Austrians executing Serbs.


Retreat and Recapture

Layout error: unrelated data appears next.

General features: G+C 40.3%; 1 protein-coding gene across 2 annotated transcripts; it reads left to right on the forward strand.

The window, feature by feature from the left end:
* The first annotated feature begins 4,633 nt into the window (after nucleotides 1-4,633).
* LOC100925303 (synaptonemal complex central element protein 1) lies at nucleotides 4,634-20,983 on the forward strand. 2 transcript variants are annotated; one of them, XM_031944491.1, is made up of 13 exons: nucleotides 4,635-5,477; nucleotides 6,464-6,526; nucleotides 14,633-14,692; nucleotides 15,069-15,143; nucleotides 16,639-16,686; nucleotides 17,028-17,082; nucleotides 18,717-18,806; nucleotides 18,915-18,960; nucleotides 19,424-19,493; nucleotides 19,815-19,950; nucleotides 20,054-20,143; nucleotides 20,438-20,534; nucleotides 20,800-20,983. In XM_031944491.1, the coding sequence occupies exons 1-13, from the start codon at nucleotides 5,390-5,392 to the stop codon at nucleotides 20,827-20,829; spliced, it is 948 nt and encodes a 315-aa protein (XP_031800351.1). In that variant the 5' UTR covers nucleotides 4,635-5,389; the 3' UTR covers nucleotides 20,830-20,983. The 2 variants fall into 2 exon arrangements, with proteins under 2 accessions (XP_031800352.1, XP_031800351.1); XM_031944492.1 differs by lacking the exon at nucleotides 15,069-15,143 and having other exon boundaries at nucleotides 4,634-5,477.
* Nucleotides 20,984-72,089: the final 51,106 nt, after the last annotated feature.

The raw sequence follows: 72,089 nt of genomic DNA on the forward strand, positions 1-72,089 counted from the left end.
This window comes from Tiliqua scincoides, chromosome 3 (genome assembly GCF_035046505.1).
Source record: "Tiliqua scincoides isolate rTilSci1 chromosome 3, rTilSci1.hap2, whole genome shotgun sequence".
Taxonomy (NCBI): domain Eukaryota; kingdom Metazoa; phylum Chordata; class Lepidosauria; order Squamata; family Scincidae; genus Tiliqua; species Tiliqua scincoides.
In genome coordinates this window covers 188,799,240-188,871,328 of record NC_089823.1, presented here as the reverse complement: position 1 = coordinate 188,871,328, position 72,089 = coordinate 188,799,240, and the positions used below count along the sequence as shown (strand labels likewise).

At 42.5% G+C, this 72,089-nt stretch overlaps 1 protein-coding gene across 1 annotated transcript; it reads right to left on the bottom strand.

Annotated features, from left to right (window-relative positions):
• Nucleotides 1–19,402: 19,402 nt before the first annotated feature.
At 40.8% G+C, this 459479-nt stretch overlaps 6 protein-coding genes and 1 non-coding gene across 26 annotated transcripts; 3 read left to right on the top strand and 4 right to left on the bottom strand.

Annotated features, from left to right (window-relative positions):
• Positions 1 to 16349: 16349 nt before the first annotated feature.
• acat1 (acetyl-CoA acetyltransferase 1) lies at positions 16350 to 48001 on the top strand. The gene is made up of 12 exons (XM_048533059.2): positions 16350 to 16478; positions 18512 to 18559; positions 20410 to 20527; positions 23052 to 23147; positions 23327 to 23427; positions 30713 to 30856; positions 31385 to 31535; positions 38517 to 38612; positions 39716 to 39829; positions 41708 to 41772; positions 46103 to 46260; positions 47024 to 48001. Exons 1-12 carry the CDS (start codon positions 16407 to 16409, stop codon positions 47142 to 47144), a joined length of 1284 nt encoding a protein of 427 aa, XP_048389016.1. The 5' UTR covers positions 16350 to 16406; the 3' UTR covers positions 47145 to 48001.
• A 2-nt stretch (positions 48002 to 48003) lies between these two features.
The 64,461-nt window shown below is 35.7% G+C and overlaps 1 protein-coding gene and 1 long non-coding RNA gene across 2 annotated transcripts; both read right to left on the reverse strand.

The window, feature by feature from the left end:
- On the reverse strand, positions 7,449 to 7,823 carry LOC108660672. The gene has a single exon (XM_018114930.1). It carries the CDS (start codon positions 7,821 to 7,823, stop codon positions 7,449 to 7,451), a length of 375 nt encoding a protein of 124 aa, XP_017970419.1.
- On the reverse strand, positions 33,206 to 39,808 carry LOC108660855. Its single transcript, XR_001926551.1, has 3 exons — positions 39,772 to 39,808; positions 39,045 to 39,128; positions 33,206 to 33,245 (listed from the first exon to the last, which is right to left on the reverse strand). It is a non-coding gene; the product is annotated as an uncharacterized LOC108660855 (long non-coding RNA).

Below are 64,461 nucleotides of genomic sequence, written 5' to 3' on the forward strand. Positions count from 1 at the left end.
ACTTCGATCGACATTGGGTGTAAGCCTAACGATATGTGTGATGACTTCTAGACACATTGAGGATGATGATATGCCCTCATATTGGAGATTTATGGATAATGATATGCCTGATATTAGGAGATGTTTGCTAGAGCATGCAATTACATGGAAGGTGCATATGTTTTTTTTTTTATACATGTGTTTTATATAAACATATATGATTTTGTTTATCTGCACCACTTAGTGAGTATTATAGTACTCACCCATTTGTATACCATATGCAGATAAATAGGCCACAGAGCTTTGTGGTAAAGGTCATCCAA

After the decisive blow dealt by the multi-national front of the Central Powers, the Serbian government and military was forced to perform a full retreat, and to do this they required assistance. After the Greeks refused to send any military support to the Serbian front, the leadership decided that they had to create a path without the help of King Constantine I (Johnson, 611). It was decided that the Serbian state would, “…flee across Albania rather than surrender or continue a suicidal war…Thousands died of exposure, disease, and Austrian attacks. The Albanians whose territory they crossed were largely unsympathetic,” (Cox. 66). However, the retreat was not as hopeless and unsupported as it may seem at first glance. The retreat was assisted through a conglomerate of various nations,including France, Britain, and Russia all attempting to secure some sort of future for their concept of Serbia (66). A wonderful example of the multinational effort is displayed in an essay authored by Charles Fryer,”The Watch on the Danube: The British Naval Mission in Serbia: 1914-1916.” Mariner’s Mirror 73, no. 3 (August 1987): 297-312. Historical Abstracts, EBSCOhost. The narrative tells the story of Rear Admiral Ernest Troubridge, a British naval officer who patrolled the Danube River, watching for Austrian “monitor” ships as Serbia retreated. While the story lends itself to the influence of the west apart from the western front, Troubridge’s assignment was considered, “unusual,” (Fryer, 297).